# What is the best concise mathematical notation for applying an IIR filter to a signal?

For denoting the application of an FIR filter with impulse response $$\mathbf{k}$$ to a signal $$\mathbf{x}$$ in time domain, we can use the convolution operation, i.e., $$\mathbf{x}*\mathbf{k}$$. What is the best concise way to denote the application of an IIR filter to a signal in time domain? An IIR filter has, by definition, an impulse response that is infinitely long. Using convolution to denote its application seems odd to me. I am not asking about what an IIR filter is or how it is defined but how to denote it mathematically in a visually appealing way.

Standard notation for the time domain is the linear difference equation. See for example: https://ccrma.stanford.edu/~jos/filters/Difference_Equation_I.html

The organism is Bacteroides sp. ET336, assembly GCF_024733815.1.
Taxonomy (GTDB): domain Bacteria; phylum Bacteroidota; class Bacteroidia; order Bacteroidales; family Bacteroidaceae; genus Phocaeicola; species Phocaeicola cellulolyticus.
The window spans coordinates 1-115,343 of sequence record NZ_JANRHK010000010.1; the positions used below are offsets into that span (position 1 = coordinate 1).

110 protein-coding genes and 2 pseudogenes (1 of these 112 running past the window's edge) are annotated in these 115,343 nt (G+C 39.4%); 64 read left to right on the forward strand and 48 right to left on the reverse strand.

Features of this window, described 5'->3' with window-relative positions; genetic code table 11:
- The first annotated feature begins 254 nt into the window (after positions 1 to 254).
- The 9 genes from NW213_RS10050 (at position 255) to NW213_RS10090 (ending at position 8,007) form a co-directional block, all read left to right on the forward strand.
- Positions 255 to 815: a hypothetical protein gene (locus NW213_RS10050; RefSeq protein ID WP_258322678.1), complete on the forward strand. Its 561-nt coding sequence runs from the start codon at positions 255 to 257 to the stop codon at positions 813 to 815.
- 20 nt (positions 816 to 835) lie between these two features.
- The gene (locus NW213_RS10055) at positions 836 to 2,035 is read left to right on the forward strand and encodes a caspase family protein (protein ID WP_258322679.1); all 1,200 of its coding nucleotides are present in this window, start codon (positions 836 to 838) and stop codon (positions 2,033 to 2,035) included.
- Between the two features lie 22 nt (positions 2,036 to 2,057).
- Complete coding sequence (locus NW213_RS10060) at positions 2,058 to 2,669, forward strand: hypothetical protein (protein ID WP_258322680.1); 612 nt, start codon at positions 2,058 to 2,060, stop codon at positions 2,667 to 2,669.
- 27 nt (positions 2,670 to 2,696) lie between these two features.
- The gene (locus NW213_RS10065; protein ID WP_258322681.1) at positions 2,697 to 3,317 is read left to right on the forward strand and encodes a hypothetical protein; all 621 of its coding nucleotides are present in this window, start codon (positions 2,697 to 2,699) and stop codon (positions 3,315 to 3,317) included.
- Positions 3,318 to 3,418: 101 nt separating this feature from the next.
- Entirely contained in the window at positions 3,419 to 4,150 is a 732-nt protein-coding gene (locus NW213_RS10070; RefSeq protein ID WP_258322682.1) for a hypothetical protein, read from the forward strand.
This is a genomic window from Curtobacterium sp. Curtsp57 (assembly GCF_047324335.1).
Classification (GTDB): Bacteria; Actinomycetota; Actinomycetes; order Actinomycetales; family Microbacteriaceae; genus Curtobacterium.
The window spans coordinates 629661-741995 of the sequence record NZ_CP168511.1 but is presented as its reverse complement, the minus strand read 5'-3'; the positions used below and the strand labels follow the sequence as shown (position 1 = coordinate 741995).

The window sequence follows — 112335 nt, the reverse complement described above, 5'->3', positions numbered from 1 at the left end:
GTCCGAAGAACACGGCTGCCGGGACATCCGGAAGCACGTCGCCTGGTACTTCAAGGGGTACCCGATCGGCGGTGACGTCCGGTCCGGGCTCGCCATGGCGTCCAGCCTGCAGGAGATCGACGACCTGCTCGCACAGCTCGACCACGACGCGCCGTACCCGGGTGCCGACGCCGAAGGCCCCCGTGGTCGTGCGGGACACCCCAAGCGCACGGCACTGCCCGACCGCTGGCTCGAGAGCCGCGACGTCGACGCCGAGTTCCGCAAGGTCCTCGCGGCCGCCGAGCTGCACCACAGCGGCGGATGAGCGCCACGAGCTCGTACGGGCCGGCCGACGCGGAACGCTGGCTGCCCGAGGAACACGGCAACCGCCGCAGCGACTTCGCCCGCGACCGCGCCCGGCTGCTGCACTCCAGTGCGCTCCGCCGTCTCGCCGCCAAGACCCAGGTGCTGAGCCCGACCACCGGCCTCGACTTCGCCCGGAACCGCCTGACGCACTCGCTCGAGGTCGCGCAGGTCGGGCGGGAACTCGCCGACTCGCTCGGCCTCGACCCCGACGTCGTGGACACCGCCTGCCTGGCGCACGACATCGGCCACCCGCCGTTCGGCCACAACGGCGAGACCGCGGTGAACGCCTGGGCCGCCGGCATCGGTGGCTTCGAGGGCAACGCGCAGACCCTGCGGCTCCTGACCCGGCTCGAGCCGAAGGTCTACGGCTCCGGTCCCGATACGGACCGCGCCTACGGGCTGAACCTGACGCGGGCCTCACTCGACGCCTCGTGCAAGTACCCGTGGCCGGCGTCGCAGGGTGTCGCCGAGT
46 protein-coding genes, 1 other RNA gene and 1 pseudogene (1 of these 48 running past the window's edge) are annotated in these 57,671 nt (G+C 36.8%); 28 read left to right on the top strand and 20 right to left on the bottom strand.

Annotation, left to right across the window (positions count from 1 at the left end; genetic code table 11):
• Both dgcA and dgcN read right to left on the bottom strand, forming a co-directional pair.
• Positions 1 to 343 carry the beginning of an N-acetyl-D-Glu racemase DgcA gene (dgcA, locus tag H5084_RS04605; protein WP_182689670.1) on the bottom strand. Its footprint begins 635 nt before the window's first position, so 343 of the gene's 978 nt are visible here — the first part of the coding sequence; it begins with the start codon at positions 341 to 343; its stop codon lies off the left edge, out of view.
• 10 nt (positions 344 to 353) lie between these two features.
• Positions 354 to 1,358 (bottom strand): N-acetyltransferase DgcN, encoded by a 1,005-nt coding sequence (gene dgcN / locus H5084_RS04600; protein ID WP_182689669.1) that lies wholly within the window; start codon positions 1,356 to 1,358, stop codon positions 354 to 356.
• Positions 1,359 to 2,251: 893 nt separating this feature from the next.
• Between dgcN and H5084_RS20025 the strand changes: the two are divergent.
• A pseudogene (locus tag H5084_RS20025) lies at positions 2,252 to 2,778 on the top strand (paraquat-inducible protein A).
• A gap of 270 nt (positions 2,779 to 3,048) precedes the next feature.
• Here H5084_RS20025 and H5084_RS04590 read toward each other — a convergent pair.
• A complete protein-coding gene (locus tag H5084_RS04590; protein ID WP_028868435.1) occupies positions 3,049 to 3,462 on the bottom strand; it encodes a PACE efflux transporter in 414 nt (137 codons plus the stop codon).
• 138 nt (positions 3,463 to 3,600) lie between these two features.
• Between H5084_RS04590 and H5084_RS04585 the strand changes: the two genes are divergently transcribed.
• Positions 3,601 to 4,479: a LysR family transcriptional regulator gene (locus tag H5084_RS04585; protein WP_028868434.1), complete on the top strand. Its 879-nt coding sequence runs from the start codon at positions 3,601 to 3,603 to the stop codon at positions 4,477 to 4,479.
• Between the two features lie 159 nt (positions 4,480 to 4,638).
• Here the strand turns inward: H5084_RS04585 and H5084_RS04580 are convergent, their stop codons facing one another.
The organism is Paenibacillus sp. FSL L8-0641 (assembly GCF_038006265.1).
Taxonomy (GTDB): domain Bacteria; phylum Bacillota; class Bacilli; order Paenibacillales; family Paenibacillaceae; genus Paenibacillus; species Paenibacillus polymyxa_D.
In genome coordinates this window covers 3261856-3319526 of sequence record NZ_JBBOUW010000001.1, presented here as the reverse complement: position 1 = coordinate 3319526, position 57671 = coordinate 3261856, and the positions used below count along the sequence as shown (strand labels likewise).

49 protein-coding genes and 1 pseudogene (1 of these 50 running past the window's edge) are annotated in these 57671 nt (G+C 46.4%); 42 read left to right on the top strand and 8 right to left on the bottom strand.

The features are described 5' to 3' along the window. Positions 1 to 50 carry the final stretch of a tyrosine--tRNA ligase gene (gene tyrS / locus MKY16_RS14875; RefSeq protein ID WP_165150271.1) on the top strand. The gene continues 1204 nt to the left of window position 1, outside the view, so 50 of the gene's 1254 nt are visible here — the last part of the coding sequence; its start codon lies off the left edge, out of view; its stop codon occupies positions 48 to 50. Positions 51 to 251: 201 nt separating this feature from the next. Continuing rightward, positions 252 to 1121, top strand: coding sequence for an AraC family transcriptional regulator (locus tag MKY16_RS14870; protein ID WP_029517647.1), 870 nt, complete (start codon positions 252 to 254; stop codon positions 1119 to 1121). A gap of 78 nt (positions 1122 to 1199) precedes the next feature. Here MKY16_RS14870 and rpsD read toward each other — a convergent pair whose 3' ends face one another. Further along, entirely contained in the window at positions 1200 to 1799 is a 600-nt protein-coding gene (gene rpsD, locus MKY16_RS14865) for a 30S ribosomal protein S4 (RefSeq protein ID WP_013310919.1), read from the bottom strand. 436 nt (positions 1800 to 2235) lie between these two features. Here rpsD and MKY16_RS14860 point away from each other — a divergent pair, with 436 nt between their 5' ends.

If you write it in the form

$$\sum_i a_i y[n-1] = \sum_i b_i x[n-i]$$

it has a one to one correspondence with the z-transform.

$$H(z) = \frac{\sum_i b_i z^{-i}}{\sum_i a_i z^{-i}}$$

That's however NOT the best way to actually implement a time domain IIR filter. That would be a topic for a different question.

• then it's like adding two convolutions. this is the Direct Form. Aug 12, 2021 at 21:50